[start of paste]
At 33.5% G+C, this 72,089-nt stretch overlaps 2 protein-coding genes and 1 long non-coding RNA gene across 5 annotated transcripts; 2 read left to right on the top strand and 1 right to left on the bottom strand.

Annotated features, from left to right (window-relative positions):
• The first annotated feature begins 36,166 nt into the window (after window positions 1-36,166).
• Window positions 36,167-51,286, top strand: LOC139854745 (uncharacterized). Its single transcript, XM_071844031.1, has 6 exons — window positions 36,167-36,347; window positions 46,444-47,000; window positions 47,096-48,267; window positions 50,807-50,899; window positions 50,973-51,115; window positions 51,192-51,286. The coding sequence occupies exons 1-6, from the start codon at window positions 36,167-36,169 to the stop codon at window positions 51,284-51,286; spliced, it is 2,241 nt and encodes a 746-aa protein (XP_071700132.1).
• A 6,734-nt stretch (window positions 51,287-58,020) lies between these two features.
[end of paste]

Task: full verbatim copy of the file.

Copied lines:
At 33.5% G+C, this 72,089-nt stretch overlaps 2 protein-coding genes and 1 long non-coding RNA gene across 5 annotated transcripts; 2 read left to right on the top strand and 1 right to left on the bottom strand.

Annotated features, from left to right (window-relative positions):
• The first annotated feature begins 36,166 nt into the window (after window positions 1-36,166).
• Window positions 36,167-51,286, top strand: LOC139854745 (uncharacterized). Its single transcript, XM_071844031.1, has 6 exons — window positions 36,167-36,347; window positions 46,444-47,000; window positions 47,096-48,267; window positions 50,807-50,899; window positions 50,973-51,115; window positions 51,192-51,286. The coding sequence occupies exons 1-6, from the start codon at window positions 36,167-36,169 to the stop codon at window positions 51,284-51,286; spliced, it is 2,241 nt and encodes a 746-aa protein (XP_071700132.1).
• A 6,734-nt stretch (window positions 51,287-58,020) lies between these two features.